The Narrow Gate: Saying “Yes” to the Savior

The following homily was given by Arlington Bishop Paul S. Loverde on August 26, the 21st Sunday in Ordinary Time, at the Cathedral of St. Thomas More in Arlington.

As we listened attentively to God's Word this morning, we could not help but notice two very different statements. On the one hand, we heard that all people are invited to see God's glory. God's kingdom is open to all. In our first reading, the prophet Isaiah affirms this: "Thus says the Lord, I come to gather nations of every language; they shall come and see my glory." In today's Gospel account, Jesus Himself says: "And people will come from the east and the west and from the north and the south and will recline at table in the kingdom of God." So, there is the universal call to salvation. Yet, on the other hand, we heard Jesus remind us that we must "strive to enter through the narrow gate, for many, I tell you, will attempt to enter but will not be strong enough." So, quite naturally, we ask: if the gate is narrow, how is salvation open to all?

There is no doubt that the Lord desires all people to be saved. He indeed invites everyone, including each one of us here. But, sadly, some resist the invitation. In order to be saved, we must pass through "the narrow gate" and that means saying "yes" to the one whom God sends us to be our Savior, saying "yes" to Christ and to the relationship He wants us to have with Him.

This "yes" to Christ necessarily involves a choice. This "yes" necessarily means: "Not my will be done, but Your will be done." This relationship with Christ, which began at our baptism and continues each day thereafter, if we keep giving our "yes," our consent, this relationship demands that our focus be on the other, on the Lord Jesus. After all, we know this to be true in any true friendship, in authentic love: the focus is always on the one loved.

Keeping our focus on the Lord leads us to the dynamic of listening and responding, that is, listening to His word and responding with trust and love, with obedient faith. However, this is not easy, because doing this demands giving up our selfishness, our deep-seated desire to be in complete control, our attitude of "me first." This is why Jesus reminds us: "Strive to enter through the narrow gate." The word "strive" in the Greek has the sense of "struggle," in fact, "intense struggle."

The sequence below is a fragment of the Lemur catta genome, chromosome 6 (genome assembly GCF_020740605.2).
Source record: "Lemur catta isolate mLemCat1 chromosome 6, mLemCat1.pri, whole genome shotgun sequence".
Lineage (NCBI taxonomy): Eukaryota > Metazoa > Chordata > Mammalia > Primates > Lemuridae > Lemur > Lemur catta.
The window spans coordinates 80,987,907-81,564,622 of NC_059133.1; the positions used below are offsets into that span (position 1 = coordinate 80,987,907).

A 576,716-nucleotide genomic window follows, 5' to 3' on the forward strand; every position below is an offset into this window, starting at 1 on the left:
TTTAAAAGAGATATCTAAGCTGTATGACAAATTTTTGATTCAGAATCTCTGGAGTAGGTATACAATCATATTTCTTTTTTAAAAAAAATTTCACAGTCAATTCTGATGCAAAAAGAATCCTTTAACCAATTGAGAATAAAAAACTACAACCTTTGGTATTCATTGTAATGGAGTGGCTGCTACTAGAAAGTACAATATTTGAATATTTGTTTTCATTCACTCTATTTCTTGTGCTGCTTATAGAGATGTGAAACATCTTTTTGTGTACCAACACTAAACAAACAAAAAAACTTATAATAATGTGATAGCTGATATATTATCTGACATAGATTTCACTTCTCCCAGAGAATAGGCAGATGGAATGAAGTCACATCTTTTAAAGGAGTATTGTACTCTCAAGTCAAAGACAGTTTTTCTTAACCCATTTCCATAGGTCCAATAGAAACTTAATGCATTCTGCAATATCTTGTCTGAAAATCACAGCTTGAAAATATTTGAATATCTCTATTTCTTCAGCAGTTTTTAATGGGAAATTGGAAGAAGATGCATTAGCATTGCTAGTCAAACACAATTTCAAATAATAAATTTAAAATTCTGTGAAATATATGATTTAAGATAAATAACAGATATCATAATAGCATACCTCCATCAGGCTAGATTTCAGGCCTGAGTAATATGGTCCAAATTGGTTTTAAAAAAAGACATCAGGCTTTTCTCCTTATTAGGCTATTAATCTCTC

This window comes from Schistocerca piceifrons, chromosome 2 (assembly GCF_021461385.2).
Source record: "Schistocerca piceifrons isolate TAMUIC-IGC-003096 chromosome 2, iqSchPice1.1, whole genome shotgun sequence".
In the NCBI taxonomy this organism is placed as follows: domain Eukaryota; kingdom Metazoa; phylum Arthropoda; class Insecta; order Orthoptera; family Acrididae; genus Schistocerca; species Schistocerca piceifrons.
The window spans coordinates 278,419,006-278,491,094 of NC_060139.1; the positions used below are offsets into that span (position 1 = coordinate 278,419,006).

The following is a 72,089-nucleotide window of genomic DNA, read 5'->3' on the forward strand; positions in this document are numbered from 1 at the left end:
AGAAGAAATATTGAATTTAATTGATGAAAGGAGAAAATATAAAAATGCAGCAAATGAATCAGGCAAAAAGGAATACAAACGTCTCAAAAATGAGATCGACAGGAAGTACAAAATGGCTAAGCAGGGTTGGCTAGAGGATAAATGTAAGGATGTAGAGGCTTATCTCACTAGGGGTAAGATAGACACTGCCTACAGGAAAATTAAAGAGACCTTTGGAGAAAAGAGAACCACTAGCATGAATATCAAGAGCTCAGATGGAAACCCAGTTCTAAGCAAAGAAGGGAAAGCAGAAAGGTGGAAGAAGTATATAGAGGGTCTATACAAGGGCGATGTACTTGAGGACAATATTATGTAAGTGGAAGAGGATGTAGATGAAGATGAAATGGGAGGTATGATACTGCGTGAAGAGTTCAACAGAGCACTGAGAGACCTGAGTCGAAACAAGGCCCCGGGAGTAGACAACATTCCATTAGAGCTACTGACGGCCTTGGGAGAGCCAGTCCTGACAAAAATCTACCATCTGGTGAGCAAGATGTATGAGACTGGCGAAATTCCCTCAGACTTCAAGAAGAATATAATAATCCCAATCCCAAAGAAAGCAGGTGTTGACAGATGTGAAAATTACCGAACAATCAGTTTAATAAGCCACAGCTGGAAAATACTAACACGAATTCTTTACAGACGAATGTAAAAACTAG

Nonetheless, the more we try to respond with obedient faith to the Lord's word and will, the more we try repeating our "yes" in faith and love, the more we try to enter into a living relationship with Christ, the more we come to know Him in a truly personal way. So, when we finally arrive at our journey's end here and are seeking to enter into God's kingdom, we will not be told: "I do not know where you are from." Instead, we will be known as one who tried to respond with the "yes" of obedient faith, as one who tried to live in relationship with the Lord Jesus who so desires that we do so.

Therefore, there can be no complacency in our relationship with Jesus, no sitting back with the attitude that we have already achieved our goal, that we have already arrived at the fullness of God's kingdom. We cannot remain stagnant; unless we move forward, we shall move backward. Dietrich Bonhoeffer, a Lutheran pastor killed by the Nazis in Germany, wrote a book entitled The Cost of Discipleship, pointing out that there is no such thing as cheap grace and that we must relentlessly strive daily to be faithful to Christ and to His word and will. The Catechism of the Catholic Church tells us: "Through his parables (Jesus) invites people to the feast of the Kingdom, but he also asks for a radical choice: to gain the Kingdom, one must give up everything. Words are not enough; deeds are required" (No. 546). Our "yes" to Christ must be expressed in our surrender to His word and His will in our lives. Relying on His grace, we will strive every day to enter through the narrow gate, through Christ our Savior and Lord.

Yes, we seemed to have heard two very different things in God's Word today. But now we understand more clearly how connected they really are. God does invite all people to be saved by entering the narrow gate, the gate whereby we give to Christ our obedient faith, the "yes" of our lives in surrendering love to Him!

Bishop Paul S. Loverde

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Bp. Paul S. Loverde is the bishop of the Diocese of Arlington in Virginia.

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